Coming away from these games, I still feel like I want to play again. Oh, I forgot to mention - we were all devoured by Cthulhu in the first game (lost by a long shot - we didn't have a chance), but we made decent headway in the second against Hastur. I feel that with many repeated plays, you might get a situation in which you feel you've explored all possibilities, but I haven't reached that level yet after six games. I almost feel like I want to play this game two or three times in a row with a dedicated group of players to fully appreciate it, but I don't think that will happen with this group. Arkham Horror requires either dedicated North American-style game afficianados or Cthulhu-mythos fans to be a frequently revisited game. Our gaming group does not match this description (3 Mythos fans, one of which is a North American-style game fan, so only 60% of the group)

As a final side note, I find it interesting to note that the two players who appeared least enthused about the game were also the ones most distracted by comparisons of which illustrations had the sexiest women (Jenny Barnes, "cleavage girl" (forgotten her name) and the Witch) and also happened to be the youngest players (well, still well over 25, but...). Low attention-span blipheads! Can't you see the importance of focusing your attention on a board game based on the lunatic/paranoid writings of a semi-racist New Englander* for three hours? I blame MTV. Kids today... *mutter mutter grumble*

* Yes, yes, I know. His views on miscegenation and racial purity changed over his lifespan, and toward the end of his life he had changed many of his viewpoints. Doesn't change the fact that a lot of his early work was undoubtedly racially prejudiced.


  1. I think you are being too hard on yourself, Kozure!

    There will always be games one of us prefers over the others. I'm happy to play the ones you like because you return the favor when it's my pick (El Grande, anyone?).

    That said:

    I'm not a huge fan of Arkham Horror, and last night's games did nothing to change my mind. There are just WAY too many fiddly rules, all happening at the same time, many of them not adding anything significant to the experience (in fact, I found myself constantly pulled OUT of the experience due the the amount of concentration necessary to keep up with the mechanics of the game). I find the layout of the monster tokens (forcing us to flip the cards constantly+ refer to rules to understand what they do) and the layout of the mythos cards (forcing us to read in a different order than it's presented) to be particularly unacceptable.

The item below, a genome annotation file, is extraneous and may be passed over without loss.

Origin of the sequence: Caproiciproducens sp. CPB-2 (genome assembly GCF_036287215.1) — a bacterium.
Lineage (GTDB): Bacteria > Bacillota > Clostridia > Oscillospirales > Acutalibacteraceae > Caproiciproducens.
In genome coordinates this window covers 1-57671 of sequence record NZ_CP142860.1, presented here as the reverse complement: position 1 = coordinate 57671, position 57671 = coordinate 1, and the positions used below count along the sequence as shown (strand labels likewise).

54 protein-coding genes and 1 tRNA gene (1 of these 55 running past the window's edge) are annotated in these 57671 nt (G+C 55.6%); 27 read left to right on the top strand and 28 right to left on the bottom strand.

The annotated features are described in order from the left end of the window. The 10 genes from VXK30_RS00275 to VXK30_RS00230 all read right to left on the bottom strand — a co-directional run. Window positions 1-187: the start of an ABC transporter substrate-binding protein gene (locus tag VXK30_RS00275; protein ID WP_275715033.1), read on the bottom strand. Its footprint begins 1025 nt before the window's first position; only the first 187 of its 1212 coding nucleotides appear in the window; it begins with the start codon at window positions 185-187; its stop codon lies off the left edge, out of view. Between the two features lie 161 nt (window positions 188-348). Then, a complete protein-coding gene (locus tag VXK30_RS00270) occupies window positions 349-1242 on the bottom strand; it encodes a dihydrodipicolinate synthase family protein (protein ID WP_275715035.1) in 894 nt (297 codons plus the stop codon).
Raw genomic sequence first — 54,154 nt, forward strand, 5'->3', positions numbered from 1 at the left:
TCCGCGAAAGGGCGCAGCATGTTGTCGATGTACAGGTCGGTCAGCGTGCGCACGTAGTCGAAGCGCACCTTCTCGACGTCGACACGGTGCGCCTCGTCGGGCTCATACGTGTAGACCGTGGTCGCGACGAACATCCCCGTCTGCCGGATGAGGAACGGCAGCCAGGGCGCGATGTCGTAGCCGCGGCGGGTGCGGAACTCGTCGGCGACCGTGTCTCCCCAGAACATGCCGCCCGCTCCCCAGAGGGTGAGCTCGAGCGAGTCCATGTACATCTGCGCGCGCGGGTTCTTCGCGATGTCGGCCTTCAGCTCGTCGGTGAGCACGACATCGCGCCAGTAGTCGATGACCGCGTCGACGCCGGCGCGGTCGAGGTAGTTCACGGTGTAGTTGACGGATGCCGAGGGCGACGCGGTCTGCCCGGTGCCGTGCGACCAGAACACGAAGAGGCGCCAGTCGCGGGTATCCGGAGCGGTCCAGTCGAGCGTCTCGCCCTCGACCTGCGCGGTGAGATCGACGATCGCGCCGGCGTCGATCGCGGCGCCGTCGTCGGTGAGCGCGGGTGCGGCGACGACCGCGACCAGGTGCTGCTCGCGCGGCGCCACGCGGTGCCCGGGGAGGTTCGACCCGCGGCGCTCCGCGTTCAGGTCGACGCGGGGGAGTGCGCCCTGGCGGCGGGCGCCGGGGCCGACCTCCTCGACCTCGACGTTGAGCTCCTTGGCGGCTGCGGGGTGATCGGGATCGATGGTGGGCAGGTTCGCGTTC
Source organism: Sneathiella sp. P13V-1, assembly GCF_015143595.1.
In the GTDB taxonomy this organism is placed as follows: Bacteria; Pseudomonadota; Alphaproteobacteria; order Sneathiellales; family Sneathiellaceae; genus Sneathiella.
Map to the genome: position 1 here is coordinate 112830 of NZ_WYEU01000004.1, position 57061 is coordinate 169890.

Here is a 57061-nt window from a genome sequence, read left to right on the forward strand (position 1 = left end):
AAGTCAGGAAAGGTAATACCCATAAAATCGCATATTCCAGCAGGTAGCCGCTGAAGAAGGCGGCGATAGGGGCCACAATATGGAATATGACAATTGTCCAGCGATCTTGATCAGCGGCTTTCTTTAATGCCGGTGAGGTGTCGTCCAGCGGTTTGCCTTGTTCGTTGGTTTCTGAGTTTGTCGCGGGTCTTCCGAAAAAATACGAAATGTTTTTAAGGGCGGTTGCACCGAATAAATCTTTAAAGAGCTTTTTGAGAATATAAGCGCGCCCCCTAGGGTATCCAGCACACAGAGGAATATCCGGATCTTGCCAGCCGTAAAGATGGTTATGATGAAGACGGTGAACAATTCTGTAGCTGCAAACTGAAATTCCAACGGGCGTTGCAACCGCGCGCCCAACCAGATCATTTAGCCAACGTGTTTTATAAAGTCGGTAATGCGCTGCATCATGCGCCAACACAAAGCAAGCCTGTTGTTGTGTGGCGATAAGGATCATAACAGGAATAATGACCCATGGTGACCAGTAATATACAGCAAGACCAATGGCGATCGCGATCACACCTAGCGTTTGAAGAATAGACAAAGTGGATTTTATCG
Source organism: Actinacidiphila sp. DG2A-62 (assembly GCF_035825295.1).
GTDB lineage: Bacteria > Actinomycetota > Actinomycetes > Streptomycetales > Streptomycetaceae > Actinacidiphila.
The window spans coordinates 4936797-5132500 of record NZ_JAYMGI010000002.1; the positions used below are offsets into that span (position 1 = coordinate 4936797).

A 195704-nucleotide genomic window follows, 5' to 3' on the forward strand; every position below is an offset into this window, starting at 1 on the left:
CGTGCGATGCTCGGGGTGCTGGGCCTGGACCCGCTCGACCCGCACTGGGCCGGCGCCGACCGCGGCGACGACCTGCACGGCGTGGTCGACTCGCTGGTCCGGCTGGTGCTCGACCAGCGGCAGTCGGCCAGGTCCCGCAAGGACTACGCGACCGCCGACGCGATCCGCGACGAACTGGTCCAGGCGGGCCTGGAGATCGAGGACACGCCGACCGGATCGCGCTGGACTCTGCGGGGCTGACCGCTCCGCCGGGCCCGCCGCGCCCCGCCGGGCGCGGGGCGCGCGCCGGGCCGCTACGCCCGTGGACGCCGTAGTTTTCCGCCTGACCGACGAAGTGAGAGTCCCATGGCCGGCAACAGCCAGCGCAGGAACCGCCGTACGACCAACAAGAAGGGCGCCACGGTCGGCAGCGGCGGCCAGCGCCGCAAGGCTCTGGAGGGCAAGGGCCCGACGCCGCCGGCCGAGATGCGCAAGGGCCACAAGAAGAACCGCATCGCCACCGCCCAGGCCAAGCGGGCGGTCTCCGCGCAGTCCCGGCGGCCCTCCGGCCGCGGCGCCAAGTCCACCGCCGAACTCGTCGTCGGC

As I mentioned last night, the rule which awakens the Great Old One after a set number of portals have opened doesn't seem to work mathematically. With 7-8 players, the trigger is 5. It takes 4 turns JUST TO CLOSE A SINGLE PORTAL (I think... I had a hard time following the rules regarding the timing of otherwordly travel). Therefore, unless there is a portal within 1-2 turns of the starting position AND unless that character doesn't get held up AND unless he somehow starts with the necessary clue tokens/ elder sign the game is over before it has begun! (I suppose there is a chance that a portal won't open on a particular turn, as well). Either way, the odds seem stacked towards automatic failure.

    The odd thing, though, is that BoardGameGeek is full of commentary regarding Arkham Horror being far too EASY... particularly with large groups of players. I must be missing something!

    By the way, you were fishing for other games which can suffer from predetermined decisions. The first game which sprung to mind for me was Shadows over Camelot. It's quite easy in that game to know what you are doing for 4-5 turns down the line, and just have to wait for it to happen. Just another reason why my opinion of that game has really fallen.

    I suppose that means that Lord of the Rings remains my favorite cooperative game! (simmer down, Shemp, simmer down)

  2. I enjoyed reading your post although you certainly didnt' enjoy your session. I agree with most of your comments. It certainly requires dedicated players ready to play for 3-4 hours. At least one of the playrs should be thorougly familiar with the rules. It also helps if all of the players are Cthulhu fans.

    About the difficulty of the game. I have playte Arkham Horror approxiamately 10 times. We only lost the second time that we played. So yes, I do think it's too easy and I don't consider myself a very good player or anything like that. I believe that the key element is cooperation. If player cooperate effectively the game is easy otherwise the GOOs have a great time devouring humanity! But effective cooperation requires that most of the players are familiar with the game mechanics.

    Enough with my rantings. I can't wait for the expansions to come out.

  3. I've been blog ignoring so this is a late comment, but I'm with Easy - you are being too hard on yourself, Ko-daddy. I always enjoy Arkham Horror, but that first game there was a lot of bad luck. I know that personally, there wasn't much I could do, and was just waiting to get lost in time and space. Which ended up happening.

    Anyway, it seems with AH that sometimes things will be easy, sometimes tough, and sometimes fairly balanced. I can live with that -- it's not like the game takes 10 hours or anything.


    (just for you, Easy, just for you)